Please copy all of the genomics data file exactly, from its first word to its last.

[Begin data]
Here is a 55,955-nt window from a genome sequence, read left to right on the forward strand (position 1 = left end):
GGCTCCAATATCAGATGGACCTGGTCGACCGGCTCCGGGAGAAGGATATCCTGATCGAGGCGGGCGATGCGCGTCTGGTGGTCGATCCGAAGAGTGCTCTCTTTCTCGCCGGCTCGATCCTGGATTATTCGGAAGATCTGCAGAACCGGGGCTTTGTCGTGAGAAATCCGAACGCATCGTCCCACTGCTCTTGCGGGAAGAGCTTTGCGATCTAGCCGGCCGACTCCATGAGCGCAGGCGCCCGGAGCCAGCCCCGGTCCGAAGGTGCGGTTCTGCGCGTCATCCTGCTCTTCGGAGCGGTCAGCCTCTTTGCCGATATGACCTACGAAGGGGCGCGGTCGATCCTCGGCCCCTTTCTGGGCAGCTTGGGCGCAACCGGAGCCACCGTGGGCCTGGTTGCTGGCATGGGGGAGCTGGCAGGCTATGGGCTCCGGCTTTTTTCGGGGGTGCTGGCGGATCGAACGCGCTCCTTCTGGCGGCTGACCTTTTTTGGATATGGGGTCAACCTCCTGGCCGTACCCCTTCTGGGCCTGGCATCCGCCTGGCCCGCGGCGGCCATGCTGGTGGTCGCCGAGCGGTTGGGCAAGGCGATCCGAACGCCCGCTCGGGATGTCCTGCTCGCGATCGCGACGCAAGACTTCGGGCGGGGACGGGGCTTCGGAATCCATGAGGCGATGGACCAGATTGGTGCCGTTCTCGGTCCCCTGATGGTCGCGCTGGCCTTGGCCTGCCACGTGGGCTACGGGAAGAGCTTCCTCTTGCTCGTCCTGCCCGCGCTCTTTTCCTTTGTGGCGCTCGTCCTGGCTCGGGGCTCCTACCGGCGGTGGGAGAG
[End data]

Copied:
Here is a 55,955-nt window from a genome sequence, read left to right on the forward strand (position 1 = left end):
GGCTCCAATATCAGATGGACCTGGTCGACCGGCTCCGGGAGAAGGATATCCTGATCGAGGCGGGCGATGCGCGTCTGGTGGTCGATCCGAAGAGTGCTCTCTTTCTCGCCGGCTCGATCCTGGATTATTCGGAAGATCTGCAGAACCGGGGCTTTGTCGTGAGAAATCCGAACGCATCGTCCCACTGCTCTTGCGGGAAGAGCTTTGCGATCTAGCCGGCCGACTCCATGAGCGCAGGCGCCCGGAGCCAGCCCCGGTCCGAAGGTGCGGTTCTGCGCGTCATCCTGCTCTTCGGAGCGGTCAGCCTCTTTGCCGATATGACCTACGAAGGGGCGCGGTCGATCCTCGGCCCCTTTCTGGGCAGCTTGGGCGCAACCGGAGCCACCGTGGGCCTGGTTGCTGGCATGGGGGAGCTGGCAGGCTATGGGCTCCGGCTTTTTTCGGGGGTGCTGGCGGATCGAACGCGCTCCTTCTGGCGGCTGACCTTTTTTGGATATGGGGTCAACCTCCTGGCCGTACCCCTTCTGGGCCTGGCATCCGCCTGGCCCGCGGCGGCCATGCTGGTGGTCGCCGAGCGGTTGGGCAAGGCGATCCGAACGCCCGCTCGGGATGTCCTGCTCGCGATCGCGACGCAAGACTTCGGGCGGGGACGGGGCTTCGGAATCCATGAGGCGATGGACCAGATTGGTGCCGTTCTCGGTCCCCTGATGGTCGCGCTGGCCTTGGCCTGCCACGTGGGCTACGGGAAGAGCTTCCTCTTGCTCGTCCTGCCCGCGCTCTTTTCCTTTGTGGCGCTCGTCCTGGCTCGGGGCTCCTACCGGCGGTGGGAGAG